Prelude; Henon; Gruneberg; Distance; Prelude
The initial idea from which this work spread was a short sequence of notes taken from a mapping of the Henon (chaos) differential equation onto pitch and duration. Certain themes in it suggested to me a piece, which developed into the current manifestation, although it has changed a great deal. The title is an echo of the well known quotation from Thoreau and the repetitive canon like structure of this differential equation. The work is in three movements, the second and third played without a break, with an introductory and closing fanfare.
The first movement, the longest, is subtitled Henon, and is a slow statement of the main musical material, derived from the Henon equation. It is played mainly on a marimba-like instrument, with injections from other timbres, triggered by certain events, and taking material from the Torus chaos function. An arbitrary limit of 500 events was chosen, the 500th event being marked by a different sound.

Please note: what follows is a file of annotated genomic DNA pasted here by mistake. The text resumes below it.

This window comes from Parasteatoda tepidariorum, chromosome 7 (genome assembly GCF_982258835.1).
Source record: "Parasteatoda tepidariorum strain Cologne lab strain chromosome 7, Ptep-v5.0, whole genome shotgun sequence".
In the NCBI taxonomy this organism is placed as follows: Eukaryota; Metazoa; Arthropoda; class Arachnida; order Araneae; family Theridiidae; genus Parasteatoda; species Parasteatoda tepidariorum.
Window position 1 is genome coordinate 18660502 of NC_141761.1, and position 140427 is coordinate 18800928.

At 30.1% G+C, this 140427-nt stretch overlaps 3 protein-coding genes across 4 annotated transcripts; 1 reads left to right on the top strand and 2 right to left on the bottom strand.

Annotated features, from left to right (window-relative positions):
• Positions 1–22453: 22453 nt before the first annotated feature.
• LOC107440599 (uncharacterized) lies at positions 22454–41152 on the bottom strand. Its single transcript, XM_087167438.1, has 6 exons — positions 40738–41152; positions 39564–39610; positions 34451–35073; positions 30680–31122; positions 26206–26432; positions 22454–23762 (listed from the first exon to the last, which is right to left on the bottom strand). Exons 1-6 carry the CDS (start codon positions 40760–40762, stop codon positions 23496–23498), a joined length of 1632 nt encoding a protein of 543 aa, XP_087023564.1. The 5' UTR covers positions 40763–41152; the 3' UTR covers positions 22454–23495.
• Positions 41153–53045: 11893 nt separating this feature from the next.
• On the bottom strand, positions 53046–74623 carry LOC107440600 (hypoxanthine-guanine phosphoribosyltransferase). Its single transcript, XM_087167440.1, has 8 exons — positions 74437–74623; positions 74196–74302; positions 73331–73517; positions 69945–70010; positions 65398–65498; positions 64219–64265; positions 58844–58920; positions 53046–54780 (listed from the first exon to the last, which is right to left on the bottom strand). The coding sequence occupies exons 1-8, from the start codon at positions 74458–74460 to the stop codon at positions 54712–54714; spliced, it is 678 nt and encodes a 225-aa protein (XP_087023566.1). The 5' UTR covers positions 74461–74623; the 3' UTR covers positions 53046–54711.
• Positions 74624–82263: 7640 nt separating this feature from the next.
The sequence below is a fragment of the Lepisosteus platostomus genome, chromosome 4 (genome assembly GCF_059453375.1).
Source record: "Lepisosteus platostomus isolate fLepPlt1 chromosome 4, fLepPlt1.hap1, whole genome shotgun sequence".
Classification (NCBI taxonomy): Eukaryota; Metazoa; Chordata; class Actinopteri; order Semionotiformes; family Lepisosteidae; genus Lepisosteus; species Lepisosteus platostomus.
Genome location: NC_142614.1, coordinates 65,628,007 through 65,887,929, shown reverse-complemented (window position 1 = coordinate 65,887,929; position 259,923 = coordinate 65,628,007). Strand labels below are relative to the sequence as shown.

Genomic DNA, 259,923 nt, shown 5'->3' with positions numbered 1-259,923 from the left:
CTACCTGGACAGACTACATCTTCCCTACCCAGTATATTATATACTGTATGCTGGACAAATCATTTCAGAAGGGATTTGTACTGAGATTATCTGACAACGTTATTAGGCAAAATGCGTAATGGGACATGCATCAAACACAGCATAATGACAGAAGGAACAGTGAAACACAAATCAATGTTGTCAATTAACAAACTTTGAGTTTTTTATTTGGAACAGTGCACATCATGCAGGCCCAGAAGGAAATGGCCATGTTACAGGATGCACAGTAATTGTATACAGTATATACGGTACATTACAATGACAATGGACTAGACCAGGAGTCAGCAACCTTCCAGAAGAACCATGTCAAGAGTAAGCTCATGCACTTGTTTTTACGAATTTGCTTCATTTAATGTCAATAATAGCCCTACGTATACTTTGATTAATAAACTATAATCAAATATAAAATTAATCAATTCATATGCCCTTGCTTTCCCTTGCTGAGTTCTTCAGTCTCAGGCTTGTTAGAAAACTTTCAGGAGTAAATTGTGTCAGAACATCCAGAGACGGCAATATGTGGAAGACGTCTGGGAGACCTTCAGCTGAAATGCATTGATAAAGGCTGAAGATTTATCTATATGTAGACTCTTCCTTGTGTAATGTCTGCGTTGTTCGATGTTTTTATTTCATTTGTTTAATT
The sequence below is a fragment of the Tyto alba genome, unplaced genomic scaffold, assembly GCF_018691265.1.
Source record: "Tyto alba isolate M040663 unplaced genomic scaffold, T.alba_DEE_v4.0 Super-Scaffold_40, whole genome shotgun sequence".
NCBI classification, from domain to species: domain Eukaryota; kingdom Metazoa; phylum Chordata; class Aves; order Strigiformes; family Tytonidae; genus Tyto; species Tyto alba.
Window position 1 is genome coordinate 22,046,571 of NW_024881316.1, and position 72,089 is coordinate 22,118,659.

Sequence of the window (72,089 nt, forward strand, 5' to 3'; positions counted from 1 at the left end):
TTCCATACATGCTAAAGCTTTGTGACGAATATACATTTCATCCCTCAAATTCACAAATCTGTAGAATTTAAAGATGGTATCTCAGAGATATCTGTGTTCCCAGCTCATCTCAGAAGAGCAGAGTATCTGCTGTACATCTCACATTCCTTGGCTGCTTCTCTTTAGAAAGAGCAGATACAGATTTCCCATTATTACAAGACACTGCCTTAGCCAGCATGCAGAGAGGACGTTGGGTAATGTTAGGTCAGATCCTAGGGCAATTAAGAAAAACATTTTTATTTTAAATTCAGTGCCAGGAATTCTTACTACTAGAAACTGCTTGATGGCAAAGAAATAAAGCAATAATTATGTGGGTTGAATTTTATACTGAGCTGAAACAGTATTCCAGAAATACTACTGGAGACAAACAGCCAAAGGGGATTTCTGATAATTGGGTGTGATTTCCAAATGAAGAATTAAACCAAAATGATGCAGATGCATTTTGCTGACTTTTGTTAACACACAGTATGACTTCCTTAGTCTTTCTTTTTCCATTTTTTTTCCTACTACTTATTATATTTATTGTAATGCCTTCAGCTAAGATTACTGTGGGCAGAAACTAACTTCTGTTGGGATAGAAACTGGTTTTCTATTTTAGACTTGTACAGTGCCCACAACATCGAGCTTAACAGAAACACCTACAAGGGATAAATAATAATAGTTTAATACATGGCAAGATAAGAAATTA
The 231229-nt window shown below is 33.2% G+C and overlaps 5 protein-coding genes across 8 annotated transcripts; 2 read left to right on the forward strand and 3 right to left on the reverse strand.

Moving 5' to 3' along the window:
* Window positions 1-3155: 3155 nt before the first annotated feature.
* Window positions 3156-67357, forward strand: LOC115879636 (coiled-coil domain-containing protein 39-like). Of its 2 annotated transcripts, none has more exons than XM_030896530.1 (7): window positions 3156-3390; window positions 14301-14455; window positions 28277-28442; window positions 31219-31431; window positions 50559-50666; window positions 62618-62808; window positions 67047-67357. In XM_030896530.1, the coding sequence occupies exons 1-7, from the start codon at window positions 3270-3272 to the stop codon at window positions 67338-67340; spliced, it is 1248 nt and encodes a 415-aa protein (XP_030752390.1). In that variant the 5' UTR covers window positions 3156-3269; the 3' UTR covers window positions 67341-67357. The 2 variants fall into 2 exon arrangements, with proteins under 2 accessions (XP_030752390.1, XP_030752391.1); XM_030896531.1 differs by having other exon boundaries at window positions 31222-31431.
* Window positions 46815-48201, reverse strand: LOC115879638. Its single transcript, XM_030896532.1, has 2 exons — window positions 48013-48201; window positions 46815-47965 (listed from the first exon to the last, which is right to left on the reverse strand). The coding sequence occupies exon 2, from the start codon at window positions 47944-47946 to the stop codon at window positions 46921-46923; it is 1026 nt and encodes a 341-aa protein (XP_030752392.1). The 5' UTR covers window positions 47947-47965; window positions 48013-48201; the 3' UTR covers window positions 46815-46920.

The second movement was conceived on a mountain in Austria called Gruneberg, above the town of Gmunden, which I climbed on a rainy day in September, while listening to some Xenakis on a walkman. The score is actually the same events as the first movement, but the instruments are drums, played at about twice the speed, with much stereo modifications, and there are other unstable motions of timbre.
The same score is used for the last movement, but the introduction of glissandi changes the mood to a distant memory of Gruneberg. The inspiration was a distant view of hills, both from Gruneberg and from my house. It is quieter, and I hope more reflective.
The pitches are all taken from an 100ET scale. The piece was realised in a mixture of ANSI C and CSound. The work took about 15 months to write, and lasts about 7 minutes.
Licenced under Creative Commons Attribution Non-commercial No Derivatives (by-nc-nd)